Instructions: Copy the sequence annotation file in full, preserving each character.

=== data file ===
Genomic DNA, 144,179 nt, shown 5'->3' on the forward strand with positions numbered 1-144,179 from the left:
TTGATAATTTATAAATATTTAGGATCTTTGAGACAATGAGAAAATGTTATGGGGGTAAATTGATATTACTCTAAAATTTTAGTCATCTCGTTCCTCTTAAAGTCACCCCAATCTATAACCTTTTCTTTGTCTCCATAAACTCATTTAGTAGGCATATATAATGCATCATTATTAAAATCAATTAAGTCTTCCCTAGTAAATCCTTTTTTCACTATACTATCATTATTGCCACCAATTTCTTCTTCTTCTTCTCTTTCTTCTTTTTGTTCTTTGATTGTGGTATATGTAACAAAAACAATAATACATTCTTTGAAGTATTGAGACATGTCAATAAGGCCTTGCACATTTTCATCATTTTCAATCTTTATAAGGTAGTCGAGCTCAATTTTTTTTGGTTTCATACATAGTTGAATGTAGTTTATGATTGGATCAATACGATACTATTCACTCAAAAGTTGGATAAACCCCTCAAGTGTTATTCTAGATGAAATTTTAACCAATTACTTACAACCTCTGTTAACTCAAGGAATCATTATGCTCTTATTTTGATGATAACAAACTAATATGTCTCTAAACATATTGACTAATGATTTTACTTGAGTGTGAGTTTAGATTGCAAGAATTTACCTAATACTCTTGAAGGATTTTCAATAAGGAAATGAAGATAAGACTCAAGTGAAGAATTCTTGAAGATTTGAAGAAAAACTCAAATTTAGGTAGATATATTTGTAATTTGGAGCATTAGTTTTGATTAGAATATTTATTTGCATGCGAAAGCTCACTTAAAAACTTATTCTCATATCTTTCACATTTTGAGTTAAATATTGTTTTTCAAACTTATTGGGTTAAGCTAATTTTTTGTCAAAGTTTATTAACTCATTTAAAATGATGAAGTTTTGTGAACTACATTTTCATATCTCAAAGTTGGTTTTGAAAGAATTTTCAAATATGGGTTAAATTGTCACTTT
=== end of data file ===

Genomic DNA, 144,179 nt, shown 5'->3' on the forward strand with positions numbered 1-144,179 from the left:
TTGATAATTTATAAATATTTAGGATCTTTGAGACAATGAGAAAATGTTATGGGGGTAAATTGATATTACTCTAAAATTTTAGTCATCTCGTTCCTCTTAAAGTCACCCCAATCTATAACCTTTTCTTTGTCTCCATAAACTCATTTAGTAGGCATATATAATGCATCATTATTAAAATCAATTAAGTCTTCCCTAGTAAATCCTTTTTTCACTATACTATCATTATTGCCACCAATTTCTTCTTCTTCTTCTCTTTCTTCTTTTTGTTCTTTGATTGTGGTATATGTAACAAAAACAATAATACATTCTTTGAAGTATTGAGACATGTCAATAAGGCCTTGCACATTTTCATCATTTTCAATCTTTATAAGGTAGTCGAGCTCAATTTTTTTTGGTTTCATACATAGTTGAATGTAGTTTATGATTGGATCAATACGATACTATTCACTCAAAAGTTGGATAAACCCCTCAAGTGTTATTCTAGATGAAATTTTAACCAATTACTTACAACCTCTGTTAACTCAAGGAATCATTATGCTCTTATTTTGATGATAACAAACTAATATGTCTCTAAACATATTGACTAATGATTTTACTTGAGTGTGAGTTTAGATTGCAAGAATTTACCTAATACTCTTGAAGGATTTTCAATAAGGAAATGAAGATAAGACTCAAGTGAAGAATTCTTGAAGATTTGAAGAAAAACTCAAATTTAGGTAGATATATTTGTAATTTGGAGCATTAGTTTTGATTAGAATATTTATTTGCATGCGAAAGCTCACTTAAAAACTTATTCTCATATCTTTCACATTTTGAGTTAAATATTGTTTTTCAAACTTATTGGGTTAAGCTAATTTTTTGTCAAAGTTTATTAACTCATTTAAAATGATGAAGTTTTGTGAACTACATTTTCATATCTCAAAGTTGGTTTTGAAAGAATTTTCAAATATGGGTTAAATTGTCACTTT